People making demands of a company to act differently isn’t a new story. However, the nature of what they’re asking for is shifting.
In a Bloomberg article sent to me by Nancy Hellmrich (@getnance), people working for furniture maker Wayfair had walked off the job because their company is doing business with Mexico border detention camp contractors.
“…Scores of employees at Wayfair Inc. walked off the job on Wednesday to protest the online retailer’s sale of beds to contractors furnishing border camps for asylum seekers.”
Across the stakeholder landscape, there are changing expectations for how an organisation should act. It’s easy to label it as ‘politicising’, but there is something deeper going on.
People are seeking to define themselves through where they work and what they buy – it’s part of their expression of identity. So if I feel out of sync in either of those things, a desire to lash out is almost inevitable. Especially if it rubs up against something I thought we both cared about.
The Wayfair case was at the extreme end of the spectrum, with workers walking out and literally using their bodies to make their point. But when we feel wronged, the desire to exact some kind of punishment also plays out in more micro ways. When people quietly switch where they buy from or work. Tell a friend and use their influence about something that bothers them. Sign a petition, share a meme or comment on social media.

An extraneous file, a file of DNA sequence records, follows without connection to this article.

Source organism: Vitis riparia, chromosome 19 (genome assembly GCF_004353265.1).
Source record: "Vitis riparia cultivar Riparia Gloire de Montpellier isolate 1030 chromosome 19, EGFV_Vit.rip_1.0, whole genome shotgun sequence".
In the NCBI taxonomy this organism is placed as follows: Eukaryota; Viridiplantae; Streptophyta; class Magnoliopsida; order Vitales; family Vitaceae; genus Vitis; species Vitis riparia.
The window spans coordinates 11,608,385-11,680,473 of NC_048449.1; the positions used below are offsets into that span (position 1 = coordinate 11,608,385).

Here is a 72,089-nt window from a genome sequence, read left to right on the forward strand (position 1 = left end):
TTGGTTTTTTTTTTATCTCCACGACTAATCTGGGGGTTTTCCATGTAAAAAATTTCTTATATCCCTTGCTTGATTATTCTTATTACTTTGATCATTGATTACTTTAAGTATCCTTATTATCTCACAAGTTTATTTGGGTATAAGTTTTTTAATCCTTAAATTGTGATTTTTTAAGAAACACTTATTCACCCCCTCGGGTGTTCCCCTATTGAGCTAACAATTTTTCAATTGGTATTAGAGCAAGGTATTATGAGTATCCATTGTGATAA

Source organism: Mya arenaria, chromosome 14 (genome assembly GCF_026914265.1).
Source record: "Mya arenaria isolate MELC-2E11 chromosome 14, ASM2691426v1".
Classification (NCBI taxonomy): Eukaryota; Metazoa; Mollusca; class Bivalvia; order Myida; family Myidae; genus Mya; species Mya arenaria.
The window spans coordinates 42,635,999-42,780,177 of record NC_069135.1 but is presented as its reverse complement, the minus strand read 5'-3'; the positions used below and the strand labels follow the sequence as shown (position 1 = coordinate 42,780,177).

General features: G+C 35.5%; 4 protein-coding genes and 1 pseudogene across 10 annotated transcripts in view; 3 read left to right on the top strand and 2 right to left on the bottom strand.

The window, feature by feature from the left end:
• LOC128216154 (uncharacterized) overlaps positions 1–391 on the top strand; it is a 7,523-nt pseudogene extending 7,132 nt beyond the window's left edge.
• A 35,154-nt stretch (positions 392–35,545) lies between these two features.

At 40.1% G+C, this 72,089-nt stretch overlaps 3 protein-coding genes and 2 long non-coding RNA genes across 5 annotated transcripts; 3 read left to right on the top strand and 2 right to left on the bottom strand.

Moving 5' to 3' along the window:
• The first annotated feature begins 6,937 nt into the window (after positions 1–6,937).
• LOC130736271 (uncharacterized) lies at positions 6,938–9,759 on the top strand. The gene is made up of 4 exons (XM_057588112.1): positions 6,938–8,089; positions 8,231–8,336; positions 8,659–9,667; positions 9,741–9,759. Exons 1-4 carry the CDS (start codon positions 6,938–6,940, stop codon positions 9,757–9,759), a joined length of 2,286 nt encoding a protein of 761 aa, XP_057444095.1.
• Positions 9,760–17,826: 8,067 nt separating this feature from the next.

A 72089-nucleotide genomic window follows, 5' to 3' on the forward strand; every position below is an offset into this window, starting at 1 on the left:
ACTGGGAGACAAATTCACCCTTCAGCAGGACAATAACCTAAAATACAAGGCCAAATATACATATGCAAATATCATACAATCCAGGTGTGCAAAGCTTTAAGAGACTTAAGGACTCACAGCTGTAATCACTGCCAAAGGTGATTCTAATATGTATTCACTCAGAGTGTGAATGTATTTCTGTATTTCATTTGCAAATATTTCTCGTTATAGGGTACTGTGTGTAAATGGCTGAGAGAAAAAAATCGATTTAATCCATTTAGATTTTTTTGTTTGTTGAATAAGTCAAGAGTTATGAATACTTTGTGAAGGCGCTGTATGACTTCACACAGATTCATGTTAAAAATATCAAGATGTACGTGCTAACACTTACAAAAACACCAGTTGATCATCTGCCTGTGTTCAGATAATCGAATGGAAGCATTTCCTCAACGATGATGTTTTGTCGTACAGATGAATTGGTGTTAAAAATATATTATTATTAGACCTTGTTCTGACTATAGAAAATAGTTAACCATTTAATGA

And whatever your beef, rallying those troops has never been easier. Whether using internal or external platforms, social networks are catnip to outrage. Barely a week goes by without an organisation outed for some perceived or real transgression, caught in the cross-fire of what they do and how they do it.
It’s a hair-trigger environment where intentions aside, they are damned if they do and if they don’t. In the Wayfair case, the beds were for kids in detention camps. So is it better for the kids to sleep on the ground so the employees can take a stand and then go home to sleep in their beds? I doubt that question was part of their thinking.
The company ended up making a donation of the profits from the sale to the Red Cross, so take and give, and kids get to sleep on beds. Setting aside cases of outright fraud, these kind of situations are nearly always accompanied by complex circumstances with no easy answer.
I don’t pretend to have the answer. Experience and observation suggest you have a better chance of avoiding the minefield of outrage if you make promises you can keep and keep them. That requires a considered and vigorous practice of promising where you think through “what could possibly go wrong”, not as an ironic aside, but as a serious question.
Wayfair could have looked past the dollar signs of a government contract and spent more than a nano-second examining the potential downside of the promise they were making. They could have focused on the existing promise to their workers about the kind of company they wanted to be. They didn’t, but you should.